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Proving Integral of a Product

  1. Nov 30, 2006 #1
    1. The problem statement, all variables and given/known data

    Prove that
    2. Relevant equations
    Basically, the question also tells you that you should somehow use the fundamental theorem of calculus.

    3. The attempt at a solution
    This is pretty much asking me to prove that the derivative of f(x)g(x) is just f'(x)g(x) + f(x)g'(x)...and then I could use the fundamental theorem of calculus to say that the integral of the derivative is just the function itself.

    It seems pretty self-explanatory to me, so I havn't got a clue on where to start on this proof, I would appreciate a tip or two to help me get started:rolleyes:

    here's what I got so far. I don't know if this is right or wrong, so I would appreciate some comment on it

    [tex]let G(x)=f(x)g(x)[/tex]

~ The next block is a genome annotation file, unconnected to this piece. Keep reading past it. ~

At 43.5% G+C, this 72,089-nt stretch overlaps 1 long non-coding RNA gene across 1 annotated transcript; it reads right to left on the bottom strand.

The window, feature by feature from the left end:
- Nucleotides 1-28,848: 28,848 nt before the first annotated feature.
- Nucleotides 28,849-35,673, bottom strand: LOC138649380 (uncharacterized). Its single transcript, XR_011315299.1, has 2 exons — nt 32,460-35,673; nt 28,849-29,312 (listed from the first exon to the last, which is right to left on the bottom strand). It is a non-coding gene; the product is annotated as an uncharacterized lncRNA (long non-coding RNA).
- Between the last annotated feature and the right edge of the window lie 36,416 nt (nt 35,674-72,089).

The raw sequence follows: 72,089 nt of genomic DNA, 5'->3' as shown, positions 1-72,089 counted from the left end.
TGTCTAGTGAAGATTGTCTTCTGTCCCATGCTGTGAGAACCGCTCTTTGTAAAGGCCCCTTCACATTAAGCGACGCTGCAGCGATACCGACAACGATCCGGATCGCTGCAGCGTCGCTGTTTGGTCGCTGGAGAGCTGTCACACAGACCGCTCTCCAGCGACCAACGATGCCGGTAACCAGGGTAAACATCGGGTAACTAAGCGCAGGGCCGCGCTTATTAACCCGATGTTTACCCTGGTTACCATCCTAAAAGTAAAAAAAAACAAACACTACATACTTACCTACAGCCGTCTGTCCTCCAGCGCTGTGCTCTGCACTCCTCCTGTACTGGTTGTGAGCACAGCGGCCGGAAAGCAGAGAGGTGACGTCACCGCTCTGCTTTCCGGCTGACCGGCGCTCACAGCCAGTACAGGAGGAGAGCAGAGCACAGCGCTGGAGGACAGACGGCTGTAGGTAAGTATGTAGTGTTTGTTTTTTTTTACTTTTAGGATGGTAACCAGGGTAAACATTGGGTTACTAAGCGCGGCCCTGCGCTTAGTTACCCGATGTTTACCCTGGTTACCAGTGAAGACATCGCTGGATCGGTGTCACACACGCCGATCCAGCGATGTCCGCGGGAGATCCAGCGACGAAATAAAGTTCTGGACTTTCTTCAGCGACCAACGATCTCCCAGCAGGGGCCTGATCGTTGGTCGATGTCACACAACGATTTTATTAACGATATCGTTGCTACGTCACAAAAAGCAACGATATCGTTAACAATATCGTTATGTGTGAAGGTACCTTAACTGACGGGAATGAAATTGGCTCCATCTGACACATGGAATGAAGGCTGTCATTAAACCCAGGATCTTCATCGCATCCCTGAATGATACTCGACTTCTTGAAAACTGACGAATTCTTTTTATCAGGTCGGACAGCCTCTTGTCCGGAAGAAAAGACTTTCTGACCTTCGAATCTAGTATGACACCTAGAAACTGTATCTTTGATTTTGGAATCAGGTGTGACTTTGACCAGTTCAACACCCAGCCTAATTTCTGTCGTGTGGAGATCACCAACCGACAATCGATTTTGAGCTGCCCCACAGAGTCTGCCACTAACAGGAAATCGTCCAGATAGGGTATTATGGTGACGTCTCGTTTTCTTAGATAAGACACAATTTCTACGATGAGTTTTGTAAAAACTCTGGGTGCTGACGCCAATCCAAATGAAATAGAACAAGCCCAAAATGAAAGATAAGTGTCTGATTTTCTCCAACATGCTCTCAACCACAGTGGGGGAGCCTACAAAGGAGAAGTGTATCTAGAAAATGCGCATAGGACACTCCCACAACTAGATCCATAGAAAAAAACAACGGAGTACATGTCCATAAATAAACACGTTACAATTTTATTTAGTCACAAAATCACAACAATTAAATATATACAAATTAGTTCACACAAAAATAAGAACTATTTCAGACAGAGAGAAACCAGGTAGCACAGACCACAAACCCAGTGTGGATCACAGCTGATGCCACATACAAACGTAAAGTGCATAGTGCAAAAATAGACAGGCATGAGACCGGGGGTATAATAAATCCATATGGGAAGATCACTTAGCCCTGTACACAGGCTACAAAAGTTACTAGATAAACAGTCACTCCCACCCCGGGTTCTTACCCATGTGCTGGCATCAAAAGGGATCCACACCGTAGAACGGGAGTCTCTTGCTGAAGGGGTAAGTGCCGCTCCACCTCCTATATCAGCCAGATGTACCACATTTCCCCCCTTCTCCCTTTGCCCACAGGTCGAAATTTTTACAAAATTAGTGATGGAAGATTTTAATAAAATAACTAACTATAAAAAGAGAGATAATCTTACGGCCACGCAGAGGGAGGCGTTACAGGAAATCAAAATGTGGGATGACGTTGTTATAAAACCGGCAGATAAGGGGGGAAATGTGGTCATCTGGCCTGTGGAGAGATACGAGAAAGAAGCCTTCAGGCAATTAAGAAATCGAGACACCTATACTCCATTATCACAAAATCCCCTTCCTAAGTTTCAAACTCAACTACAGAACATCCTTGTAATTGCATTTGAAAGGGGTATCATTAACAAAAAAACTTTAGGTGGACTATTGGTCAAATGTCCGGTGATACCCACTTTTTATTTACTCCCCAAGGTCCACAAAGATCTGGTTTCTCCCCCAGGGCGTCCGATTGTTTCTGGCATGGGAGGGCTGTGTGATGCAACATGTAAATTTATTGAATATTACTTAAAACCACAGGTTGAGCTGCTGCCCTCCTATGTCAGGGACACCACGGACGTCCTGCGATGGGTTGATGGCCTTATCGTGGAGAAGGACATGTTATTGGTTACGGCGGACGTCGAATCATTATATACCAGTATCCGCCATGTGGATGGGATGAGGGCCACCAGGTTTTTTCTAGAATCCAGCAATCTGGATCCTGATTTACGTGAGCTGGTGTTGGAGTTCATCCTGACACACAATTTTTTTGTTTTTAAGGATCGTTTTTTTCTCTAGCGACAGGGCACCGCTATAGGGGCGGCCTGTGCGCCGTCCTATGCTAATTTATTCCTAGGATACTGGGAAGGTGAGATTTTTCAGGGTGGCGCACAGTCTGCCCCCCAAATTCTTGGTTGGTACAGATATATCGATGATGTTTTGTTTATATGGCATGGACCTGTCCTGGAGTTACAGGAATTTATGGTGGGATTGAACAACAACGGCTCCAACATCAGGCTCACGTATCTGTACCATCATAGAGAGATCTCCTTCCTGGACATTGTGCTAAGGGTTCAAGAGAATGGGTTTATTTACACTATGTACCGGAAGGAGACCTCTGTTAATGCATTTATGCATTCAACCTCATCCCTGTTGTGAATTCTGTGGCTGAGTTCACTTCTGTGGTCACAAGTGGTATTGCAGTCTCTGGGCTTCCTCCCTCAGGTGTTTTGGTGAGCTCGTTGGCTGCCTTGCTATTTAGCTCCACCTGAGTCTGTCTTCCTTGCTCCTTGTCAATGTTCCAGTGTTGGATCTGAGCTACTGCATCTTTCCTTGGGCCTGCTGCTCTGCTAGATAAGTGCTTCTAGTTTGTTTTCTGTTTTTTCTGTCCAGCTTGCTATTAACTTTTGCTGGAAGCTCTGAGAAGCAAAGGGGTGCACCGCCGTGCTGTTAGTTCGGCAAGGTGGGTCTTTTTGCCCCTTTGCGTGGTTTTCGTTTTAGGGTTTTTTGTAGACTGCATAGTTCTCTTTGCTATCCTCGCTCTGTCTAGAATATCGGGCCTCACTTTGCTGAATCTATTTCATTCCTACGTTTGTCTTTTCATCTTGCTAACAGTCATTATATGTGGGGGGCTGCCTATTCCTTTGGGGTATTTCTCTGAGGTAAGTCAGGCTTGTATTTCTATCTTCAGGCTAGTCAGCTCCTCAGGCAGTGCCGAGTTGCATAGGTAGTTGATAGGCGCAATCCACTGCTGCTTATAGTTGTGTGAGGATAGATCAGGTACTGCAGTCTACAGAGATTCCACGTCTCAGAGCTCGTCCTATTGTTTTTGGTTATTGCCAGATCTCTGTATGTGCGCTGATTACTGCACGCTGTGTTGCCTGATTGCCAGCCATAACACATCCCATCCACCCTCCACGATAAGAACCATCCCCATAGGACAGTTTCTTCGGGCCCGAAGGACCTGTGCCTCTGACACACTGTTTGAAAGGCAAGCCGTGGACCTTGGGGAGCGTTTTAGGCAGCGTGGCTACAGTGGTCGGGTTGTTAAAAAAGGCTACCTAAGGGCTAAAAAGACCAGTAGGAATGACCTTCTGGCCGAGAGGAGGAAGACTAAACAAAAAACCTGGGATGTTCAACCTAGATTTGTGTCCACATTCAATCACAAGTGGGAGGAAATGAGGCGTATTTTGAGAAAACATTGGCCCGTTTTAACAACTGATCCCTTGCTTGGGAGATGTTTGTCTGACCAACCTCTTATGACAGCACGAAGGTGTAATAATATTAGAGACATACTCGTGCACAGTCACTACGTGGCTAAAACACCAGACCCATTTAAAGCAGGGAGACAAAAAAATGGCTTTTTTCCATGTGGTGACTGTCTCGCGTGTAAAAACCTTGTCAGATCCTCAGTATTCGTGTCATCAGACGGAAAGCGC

[tex]then G'(x)=f'(x)g(x)+f(x)g'(x)[/tex]

    [tex]\therefore f(x)g(x)-f(0)g(0) = G(x) - G(0)[/tex]
    [tex]\int^x_0 f'(t)g(t)dt+f(t)g'(t)dt[/tex]
    [tex]=\int^x_0 G'(t)dt[/tex]
    fundamental theorem of calculus states that:
    [tex]\int^x_a G'(t)dt = G(x)|^x_a[/tex]
    [tex]\therefore \int^x_0 G'(t)dt = G(x)|^x_0=G(x)-G(0) = f(x)g(x)-f(0)g(0)[/tex]

    sorry if the equations are not aligned properly, I'm a newbie at LaTex, thx all.
    Last edited: Nov 30, 2006
  2. jcsd
  3. Nov 30, 2006 #2


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    Homework Helper

    Well, I think that's pretty much all you need to do.

    Just as a detail on how to write it out, I would leave out the 3rd line "therefore f(x)g(x) ....." because you the same thing again in the last line, and it comes straight from your definition of the function G so it's pretty obvious.

    When you say "therefore" on line 3 it might make a reader think that line 3 follows from line 2, which is misleading.

    The key point (as you said) is to notice that f(x)g'(x) + f'(x)g(x) is the derivative of f(x)g(x). The rest is just notation, really.
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